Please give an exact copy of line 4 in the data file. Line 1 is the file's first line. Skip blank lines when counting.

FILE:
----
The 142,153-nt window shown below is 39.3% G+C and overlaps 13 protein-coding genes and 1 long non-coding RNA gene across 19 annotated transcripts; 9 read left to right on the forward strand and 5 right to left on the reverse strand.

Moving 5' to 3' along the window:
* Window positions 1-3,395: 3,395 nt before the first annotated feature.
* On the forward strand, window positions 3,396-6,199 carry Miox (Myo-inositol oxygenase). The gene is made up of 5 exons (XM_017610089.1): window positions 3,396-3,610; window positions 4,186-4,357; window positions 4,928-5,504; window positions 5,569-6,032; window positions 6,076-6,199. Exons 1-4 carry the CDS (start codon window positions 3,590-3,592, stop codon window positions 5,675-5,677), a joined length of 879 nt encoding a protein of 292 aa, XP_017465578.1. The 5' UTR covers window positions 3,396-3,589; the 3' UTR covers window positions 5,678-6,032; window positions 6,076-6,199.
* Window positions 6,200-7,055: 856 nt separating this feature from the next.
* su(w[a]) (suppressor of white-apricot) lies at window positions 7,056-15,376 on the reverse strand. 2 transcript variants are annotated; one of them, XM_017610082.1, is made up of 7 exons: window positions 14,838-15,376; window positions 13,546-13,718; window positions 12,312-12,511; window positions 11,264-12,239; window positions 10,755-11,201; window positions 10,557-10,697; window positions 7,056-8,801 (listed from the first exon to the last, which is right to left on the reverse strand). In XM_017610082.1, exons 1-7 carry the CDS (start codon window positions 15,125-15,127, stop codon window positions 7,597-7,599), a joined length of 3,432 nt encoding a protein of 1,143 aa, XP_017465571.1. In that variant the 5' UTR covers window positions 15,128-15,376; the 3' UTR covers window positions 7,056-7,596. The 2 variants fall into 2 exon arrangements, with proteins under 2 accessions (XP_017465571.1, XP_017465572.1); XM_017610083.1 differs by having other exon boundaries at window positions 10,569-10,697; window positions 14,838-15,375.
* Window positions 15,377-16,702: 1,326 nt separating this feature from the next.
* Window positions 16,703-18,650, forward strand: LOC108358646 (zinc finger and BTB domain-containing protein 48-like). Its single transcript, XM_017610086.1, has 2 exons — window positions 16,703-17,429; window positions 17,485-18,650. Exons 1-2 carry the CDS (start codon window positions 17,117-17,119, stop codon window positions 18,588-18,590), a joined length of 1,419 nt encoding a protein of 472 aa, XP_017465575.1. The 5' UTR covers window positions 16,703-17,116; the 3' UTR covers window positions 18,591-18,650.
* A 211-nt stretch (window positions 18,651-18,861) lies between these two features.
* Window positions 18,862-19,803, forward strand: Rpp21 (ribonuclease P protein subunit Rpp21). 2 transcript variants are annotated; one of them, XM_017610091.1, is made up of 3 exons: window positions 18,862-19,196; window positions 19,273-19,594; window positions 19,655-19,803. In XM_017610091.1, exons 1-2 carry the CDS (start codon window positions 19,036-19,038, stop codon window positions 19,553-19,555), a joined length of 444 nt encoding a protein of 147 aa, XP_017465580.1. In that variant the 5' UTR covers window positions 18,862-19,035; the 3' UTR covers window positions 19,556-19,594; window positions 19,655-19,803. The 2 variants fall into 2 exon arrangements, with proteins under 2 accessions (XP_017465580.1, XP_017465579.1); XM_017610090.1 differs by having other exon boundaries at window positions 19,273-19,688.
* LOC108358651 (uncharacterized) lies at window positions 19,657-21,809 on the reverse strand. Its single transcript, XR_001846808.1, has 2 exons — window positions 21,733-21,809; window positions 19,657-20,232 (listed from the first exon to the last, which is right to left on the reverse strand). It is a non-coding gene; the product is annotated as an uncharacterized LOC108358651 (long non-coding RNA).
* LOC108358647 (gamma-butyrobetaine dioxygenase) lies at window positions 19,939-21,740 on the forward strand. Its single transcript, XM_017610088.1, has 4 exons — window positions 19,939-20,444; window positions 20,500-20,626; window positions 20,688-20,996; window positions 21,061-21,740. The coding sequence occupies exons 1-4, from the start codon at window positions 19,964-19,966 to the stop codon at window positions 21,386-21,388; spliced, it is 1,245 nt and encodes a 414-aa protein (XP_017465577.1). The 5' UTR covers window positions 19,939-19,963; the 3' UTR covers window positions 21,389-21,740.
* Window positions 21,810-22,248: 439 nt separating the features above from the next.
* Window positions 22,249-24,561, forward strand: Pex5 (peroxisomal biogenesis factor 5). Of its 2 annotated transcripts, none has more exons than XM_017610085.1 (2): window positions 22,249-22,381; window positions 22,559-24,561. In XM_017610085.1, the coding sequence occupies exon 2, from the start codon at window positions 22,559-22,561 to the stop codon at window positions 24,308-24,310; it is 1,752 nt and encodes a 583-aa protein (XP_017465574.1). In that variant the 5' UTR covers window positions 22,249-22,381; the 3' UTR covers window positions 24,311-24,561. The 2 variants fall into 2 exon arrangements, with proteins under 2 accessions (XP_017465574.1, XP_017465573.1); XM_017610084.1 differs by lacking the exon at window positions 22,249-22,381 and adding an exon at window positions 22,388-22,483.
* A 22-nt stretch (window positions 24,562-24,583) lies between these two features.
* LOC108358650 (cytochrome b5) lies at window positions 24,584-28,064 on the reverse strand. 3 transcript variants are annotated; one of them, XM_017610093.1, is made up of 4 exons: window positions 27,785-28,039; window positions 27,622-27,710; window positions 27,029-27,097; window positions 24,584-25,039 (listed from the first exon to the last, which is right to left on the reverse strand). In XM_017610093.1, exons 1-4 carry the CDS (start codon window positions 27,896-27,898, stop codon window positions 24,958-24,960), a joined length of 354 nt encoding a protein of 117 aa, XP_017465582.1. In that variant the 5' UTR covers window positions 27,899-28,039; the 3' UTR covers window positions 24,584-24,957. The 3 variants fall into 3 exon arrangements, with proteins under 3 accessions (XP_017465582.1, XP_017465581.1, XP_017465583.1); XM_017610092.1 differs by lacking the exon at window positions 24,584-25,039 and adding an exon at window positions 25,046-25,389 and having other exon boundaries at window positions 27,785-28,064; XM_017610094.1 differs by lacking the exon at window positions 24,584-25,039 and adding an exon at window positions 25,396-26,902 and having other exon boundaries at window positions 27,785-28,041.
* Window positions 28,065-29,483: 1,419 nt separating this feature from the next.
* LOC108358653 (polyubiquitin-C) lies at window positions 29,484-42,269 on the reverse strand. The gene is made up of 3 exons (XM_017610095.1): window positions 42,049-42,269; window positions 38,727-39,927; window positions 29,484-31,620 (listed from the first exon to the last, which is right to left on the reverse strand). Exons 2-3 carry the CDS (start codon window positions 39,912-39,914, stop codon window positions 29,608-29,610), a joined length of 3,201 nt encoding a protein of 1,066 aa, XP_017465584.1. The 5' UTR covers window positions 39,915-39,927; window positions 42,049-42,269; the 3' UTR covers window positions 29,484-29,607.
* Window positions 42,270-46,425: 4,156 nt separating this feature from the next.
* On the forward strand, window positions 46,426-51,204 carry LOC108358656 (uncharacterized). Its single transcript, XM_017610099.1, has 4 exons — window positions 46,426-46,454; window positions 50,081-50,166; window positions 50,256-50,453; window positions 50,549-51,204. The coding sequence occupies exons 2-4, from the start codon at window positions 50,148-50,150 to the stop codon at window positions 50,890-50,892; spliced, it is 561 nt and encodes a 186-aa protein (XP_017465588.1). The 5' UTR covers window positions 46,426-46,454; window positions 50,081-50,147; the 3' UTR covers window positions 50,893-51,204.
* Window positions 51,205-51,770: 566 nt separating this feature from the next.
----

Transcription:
* On the forward strand, window positions 3,396-6,199 carry Miox (Myo-inositol oxygenase). The gene is made up of 5 exons (XM_017610089.1): window positions 3,396-3,610; window positions 4,186-4,357; window positions 4,928-5,504; window positions 5,569-6,032; window positions 6,076-6,199. Exons 1-4 carry the CDS (start codon window positions 3,590-3,592, stop codon window positions 5,675-5,677), a joined length of 879 nt encoding a protein of 292 aa, XP_017465578.1. The 5' UTR covers window positions 3,396-3,589; the 3' UTR covers window positions 5,678-6,032; window positions 6,076-6,199.